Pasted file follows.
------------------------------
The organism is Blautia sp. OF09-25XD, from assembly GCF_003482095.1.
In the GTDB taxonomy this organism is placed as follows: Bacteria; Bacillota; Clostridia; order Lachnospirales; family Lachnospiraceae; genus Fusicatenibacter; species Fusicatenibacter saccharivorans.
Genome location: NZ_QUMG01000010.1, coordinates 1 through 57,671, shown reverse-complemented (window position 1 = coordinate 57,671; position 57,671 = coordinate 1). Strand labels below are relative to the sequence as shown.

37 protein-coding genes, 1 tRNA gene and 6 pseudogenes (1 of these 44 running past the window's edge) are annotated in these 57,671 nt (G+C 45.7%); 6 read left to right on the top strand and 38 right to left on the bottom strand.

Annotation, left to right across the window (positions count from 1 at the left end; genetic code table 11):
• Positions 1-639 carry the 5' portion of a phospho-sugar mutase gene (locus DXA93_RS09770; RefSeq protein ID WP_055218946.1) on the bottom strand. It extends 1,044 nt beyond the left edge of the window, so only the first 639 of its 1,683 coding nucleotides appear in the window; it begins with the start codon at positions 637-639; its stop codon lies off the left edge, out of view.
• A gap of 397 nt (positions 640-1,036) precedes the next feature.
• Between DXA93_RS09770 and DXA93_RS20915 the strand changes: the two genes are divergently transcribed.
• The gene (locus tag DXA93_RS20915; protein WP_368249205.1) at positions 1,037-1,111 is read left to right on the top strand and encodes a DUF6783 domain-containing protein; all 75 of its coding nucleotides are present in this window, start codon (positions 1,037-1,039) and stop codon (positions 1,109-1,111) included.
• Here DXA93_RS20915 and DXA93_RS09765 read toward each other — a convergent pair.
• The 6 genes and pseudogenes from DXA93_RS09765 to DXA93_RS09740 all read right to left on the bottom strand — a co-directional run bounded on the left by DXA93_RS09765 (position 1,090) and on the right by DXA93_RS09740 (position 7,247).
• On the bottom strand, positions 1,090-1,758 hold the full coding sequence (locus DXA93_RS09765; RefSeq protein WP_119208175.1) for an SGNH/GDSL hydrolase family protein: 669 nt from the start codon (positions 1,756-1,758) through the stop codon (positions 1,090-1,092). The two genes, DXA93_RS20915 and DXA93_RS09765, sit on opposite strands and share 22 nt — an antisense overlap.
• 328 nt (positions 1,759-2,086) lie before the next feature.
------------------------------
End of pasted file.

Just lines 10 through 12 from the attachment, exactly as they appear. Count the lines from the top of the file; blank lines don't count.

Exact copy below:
• Here DXA93_RS20915 and DXA93_RS09765 read toward each other — a convergent pair.
• The 6 genes and pseudogenes from DXA93_RS09765 to DXA93_RS09740 all read right to left on the bottom strand — a co-directional run bounded on the left by DXA93_RS09765 (position 1,090) and on the right by DXA93_RS09740 (position 7,247).
• On the bottom strand, positions 1,090-1,758 hold the full coding sequence (locus DXA93_RS09765; RefSeq protein WP_119208175.1) for an SGNH/GDSL hydrolase family protein: 669 nt from the start codon (positions 1,756-1,758) through the stop codon (positions 1,090-1,092). The two genes, DXA93_RS20915 and DXA93_RS09765, sit on opposite strands and share 22 nt — an antisense overlap.